26 October 2011
Materialism makes miserable marriages
by George Atkinson
Couples who say they enjoy "having money and lots of things" scored worse on a whole range of relationship quality measures, according to a study by scholars at Brigham Young University.
The new study, appearing in the Journal of Couple & Relationship Therapy, took in data from 1,734 married couples across the country. Each couple completed a relationship evaluation, part of which asked how much they value "having money and lots of things."
Statistical analysis showed that couples who say money is not important to them score about 10 to 15 percent better on marriage stability and other measures of relationship quality. "Couples where both spouses are materialistic were worse off on nearly every measure we looked at," said study author Jason Carroll. "There is a pervasive pattern in the data of eroding communication, poor conflict resolution and low responsiveness to each other."
In 20 percent of the couples in the study, both partners admitted a strong love of money.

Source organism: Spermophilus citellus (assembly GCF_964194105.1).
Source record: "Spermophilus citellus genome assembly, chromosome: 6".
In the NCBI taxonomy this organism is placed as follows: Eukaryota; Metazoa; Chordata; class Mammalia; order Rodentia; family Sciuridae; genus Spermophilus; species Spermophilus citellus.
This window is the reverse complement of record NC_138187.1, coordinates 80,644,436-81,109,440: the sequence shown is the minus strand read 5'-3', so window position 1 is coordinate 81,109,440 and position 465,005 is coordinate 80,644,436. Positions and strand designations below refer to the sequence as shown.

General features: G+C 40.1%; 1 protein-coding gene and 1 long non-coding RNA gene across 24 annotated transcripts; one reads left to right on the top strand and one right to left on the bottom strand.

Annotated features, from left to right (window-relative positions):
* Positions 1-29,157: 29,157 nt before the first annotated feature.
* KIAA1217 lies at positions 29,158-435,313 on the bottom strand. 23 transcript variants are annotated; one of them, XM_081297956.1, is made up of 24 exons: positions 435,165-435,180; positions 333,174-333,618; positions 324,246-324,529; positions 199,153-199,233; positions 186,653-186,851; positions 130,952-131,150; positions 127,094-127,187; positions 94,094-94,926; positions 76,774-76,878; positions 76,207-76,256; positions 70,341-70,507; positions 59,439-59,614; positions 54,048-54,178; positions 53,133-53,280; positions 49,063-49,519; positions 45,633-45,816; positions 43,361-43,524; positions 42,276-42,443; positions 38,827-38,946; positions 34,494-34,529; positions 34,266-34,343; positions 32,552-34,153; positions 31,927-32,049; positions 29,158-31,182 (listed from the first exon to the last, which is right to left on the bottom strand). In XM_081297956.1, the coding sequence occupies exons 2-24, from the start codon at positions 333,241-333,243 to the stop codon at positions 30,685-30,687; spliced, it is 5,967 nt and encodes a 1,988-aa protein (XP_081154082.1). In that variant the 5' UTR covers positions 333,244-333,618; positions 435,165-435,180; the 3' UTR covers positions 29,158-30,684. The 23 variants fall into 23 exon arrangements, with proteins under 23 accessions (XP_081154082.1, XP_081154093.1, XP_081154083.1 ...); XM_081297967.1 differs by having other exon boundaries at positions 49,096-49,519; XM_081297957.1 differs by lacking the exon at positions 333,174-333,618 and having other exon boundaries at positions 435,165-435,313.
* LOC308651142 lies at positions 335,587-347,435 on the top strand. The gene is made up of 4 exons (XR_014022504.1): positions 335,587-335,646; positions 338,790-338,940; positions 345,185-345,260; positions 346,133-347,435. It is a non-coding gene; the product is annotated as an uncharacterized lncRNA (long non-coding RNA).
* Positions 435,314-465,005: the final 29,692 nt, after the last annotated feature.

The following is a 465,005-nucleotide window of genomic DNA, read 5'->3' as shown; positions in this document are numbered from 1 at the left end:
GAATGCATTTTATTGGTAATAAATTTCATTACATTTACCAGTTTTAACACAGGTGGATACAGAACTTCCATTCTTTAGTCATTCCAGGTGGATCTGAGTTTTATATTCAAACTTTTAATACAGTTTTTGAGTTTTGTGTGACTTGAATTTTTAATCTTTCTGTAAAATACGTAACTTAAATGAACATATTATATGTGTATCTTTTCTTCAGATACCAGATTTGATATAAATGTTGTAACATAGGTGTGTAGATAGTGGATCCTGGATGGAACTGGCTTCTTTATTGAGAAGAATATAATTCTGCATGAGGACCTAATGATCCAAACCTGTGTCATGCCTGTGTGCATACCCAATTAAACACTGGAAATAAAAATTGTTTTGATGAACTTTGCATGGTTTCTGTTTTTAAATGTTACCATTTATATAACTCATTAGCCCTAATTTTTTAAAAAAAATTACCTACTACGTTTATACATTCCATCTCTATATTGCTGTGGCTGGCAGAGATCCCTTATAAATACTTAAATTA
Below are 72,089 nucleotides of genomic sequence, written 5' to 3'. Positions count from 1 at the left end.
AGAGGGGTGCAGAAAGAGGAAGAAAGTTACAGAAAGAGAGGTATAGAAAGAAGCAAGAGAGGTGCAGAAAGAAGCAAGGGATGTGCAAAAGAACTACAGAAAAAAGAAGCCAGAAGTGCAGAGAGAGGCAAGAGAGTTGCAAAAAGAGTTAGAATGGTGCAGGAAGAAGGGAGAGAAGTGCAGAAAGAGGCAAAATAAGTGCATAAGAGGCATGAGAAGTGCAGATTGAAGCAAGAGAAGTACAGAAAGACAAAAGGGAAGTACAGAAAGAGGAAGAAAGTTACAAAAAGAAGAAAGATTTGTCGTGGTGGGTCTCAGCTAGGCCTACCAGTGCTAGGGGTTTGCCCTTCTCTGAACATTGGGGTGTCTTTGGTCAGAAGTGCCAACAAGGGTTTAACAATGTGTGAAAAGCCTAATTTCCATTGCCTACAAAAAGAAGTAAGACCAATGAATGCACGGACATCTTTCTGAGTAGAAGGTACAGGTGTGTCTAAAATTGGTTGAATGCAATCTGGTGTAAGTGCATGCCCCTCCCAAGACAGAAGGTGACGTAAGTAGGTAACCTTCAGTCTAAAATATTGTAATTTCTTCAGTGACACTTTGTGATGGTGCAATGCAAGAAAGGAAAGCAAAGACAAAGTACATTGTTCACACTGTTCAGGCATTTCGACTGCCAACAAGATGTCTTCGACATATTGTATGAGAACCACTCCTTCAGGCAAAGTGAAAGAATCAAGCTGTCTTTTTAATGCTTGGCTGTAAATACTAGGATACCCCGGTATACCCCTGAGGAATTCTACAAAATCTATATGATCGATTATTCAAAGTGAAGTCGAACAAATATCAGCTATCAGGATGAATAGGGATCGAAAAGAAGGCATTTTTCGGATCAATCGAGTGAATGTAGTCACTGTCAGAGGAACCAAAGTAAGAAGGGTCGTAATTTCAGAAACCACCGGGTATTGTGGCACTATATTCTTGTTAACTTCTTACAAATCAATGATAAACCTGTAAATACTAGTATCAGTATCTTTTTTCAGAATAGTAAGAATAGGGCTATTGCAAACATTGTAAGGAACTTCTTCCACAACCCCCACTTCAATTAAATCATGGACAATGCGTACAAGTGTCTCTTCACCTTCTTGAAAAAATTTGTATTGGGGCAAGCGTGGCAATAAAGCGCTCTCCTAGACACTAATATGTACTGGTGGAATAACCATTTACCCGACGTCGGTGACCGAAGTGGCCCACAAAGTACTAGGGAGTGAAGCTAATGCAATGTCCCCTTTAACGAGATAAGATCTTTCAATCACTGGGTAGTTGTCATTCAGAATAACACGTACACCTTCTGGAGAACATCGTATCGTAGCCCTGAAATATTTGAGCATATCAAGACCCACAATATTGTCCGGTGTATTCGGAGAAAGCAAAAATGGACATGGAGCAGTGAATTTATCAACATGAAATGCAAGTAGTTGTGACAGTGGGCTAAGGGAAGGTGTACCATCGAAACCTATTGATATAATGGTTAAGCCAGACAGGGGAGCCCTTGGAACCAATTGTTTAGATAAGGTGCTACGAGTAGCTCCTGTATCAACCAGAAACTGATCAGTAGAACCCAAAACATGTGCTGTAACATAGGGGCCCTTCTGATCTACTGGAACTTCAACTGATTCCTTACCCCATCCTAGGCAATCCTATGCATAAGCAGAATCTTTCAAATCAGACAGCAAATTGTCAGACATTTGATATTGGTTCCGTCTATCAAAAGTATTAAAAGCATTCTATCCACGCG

Though these couples were better off financially, say the researchers, money was often a bigger source of conflict for them. "How these couples perceive their finances seems to be more important to their marital health than their actual financial situation," Carroll noted.
Interestingly, the findings also showed that materialistic couples' relationships were in poorer shape than couples who were mismatched and had just one materialist in the marriage. Perhaps the most surprising - and worrying - thing about the study was that materialism was only measured by self-evaluation.
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Source: Brigham Young University